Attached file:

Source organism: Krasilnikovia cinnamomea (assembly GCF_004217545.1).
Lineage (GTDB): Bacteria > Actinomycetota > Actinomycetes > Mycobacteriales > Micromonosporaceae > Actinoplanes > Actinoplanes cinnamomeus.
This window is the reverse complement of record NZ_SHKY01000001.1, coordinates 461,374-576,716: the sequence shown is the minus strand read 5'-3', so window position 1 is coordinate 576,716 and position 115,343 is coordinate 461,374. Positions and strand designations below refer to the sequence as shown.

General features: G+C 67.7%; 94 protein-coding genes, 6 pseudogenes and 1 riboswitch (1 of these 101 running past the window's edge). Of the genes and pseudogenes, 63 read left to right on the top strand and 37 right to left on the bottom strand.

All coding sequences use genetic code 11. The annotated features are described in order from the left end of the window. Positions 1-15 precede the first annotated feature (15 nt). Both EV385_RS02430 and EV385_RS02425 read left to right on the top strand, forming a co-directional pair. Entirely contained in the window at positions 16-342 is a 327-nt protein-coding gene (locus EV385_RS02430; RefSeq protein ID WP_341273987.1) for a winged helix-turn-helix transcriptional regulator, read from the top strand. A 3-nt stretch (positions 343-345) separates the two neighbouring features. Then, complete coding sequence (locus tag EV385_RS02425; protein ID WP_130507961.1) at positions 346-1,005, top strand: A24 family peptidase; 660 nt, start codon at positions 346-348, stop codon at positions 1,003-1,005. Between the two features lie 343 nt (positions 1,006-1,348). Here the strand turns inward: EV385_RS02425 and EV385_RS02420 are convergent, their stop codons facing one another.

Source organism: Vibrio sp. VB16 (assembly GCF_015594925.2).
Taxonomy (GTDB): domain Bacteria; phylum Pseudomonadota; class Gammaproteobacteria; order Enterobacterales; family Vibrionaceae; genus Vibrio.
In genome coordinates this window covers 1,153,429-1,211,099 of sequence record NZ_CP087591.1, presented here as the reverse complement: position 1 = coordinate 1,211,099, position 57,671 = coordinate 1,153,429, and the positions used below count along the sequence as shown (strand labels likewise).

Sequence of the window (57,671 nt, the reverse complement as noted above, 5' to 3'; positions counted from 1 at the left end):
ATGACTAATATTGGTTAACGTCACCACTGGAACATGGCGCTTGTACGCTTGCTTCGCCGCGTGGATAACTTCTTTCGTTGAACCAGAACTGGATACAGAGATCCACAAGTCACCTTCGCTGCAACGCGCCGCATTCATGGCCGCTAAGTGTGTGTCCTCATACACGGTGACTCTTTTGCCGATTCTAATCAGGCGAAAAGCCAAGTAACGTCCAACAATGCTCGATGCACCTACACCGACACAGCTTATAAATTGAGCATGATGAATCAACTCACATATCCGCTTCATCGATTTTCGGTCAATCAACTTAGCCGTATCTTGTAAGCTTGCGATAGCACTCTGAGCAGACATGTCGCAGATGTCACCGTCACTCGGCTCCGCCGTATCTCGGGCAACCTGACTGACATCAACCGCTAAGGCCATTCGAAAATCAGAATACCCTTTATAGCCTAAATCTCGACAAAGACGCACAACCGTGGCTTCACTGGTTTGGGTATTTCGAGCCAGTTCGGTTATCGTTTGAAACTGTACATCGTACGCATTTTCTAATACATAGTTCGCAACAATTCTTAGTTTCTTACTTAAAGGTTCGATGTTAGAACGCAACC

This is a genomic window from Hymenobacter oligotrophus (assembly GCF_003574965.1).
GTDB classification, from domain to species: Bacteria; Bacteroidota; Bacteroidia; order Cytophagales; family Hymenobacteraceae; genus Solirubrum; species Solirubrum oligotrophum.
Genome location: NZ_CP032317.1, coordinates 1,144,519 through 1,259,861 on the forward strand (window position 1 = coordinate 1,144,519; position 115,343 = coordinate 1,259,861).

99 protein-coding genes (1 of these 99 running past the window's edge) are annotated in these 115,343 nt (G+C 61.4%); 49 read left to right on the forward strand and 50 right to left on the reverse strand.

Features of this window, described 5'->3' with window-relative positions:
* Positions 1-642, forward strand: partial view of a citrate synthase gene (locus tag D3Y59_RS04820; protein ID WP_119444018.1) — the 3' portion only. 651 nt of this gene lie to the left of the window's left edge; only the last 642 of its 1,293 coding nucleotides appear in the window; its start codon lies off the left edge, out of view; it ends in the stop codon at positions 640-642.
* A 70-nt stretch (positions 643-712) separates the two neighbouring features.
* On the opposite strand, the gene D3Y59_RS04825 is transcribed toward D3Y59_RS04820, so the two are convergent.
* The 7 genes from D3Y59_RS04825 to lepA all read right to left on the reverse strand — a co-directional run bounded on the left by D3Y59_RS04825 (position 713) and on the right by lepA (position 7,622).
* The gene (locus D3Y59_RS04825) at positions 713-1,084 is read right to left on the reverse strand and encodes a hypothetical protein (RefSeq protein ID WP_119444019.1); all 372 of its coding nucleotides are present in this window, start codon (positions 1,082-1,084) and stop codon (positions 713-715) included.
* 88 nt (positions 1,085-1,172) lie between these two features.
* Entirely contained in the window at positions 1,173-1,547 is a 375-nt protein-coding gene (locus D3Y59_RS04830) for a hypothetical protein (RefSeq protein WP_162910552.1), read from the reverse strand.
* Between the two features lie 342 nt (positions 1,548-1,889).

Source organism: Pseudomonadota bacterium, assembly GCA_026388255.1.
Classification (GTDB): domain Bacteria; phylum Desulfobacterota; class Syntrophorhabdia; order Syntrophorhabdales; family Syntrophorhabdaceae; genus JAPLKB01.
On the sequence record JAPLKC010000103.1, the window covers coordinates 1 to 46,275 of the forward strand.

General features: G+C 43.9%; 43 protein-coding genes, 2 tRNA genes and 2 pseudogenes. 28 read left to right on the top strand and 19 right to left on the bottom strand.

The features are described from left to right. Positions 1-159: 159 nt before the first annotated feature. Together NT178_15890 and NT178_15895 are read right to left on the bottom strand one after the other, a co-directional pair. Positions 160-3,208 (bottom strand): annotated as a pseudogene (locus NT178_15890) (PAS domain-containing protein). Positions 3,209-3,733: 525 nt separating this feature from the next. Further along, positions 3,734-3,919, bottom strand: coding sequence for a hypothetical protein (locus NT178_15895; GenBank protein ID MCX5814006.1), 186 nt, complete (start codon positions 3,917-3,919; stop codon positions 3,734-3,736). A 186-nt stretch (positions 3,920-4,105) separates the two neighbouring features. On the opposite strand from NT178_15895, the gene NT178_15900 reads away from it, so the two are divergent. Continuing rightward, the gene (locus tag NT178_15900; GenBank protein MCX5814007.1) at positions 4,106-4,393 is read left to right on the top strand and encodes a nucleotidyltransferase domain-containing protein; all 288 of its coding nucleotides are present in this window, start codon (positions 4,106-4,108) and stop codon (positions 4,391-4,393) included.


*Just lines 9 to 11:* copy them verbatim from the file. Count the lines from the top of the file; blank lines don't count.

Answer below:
Sequence of the window (57,671 nt, the reverse complement as noted above, 5' to 3'; positions counted from 1 at the left end):
ATGACTAATATTGGTTAACGTCACCACTGGAACATGGCGCTTGTACGCTTGCTTCGCCGCGTGGATAACTTCTTTCGTTGAACCAGAACTGGATACAGAGATCCACAAGTCACCTTCGCTGCAACGCGCCGCATTCATGGCCGCTAAGTGTGTGTCCTCATACACGGTGACTCTTTTGCCGATTCTAATCAGGCGAAAAGCCAAGTAACGTCCAACAATGCTCGATGCACCTACACCGACACAGCTTATAAATTGAGCATGATGAATCAACTCACATATCCGCTTCATCGATTTTCGGTCAATCAACTTAGCCGTATCTTGTAAGCTTGCGATAGCACTCTGAGCAGACATGTCGCAGATGTCACCGTCACTCGGCTCCGCCGTATCTCGGGCAACCTGACTGACATCAACCGCTAAGGCCATTCGAAAATCAGAATACCCTTTATAGCCTAAATCTCGACAAAGACGCACAACCGTGGCTTCACTGGTTTGGGTATTTCGAGCCAGTTCGGTTATCGTTTGAAACTGTACATCGTACGCATTTTCTAATACATAGTTCGCAACAATTCTTAGTTTCTTACTTAAAGGTTCGATGTTAGAACGCAACC

This is a genomic window from Hymenobacter oligotrophus (assembly GCF_003574965.1).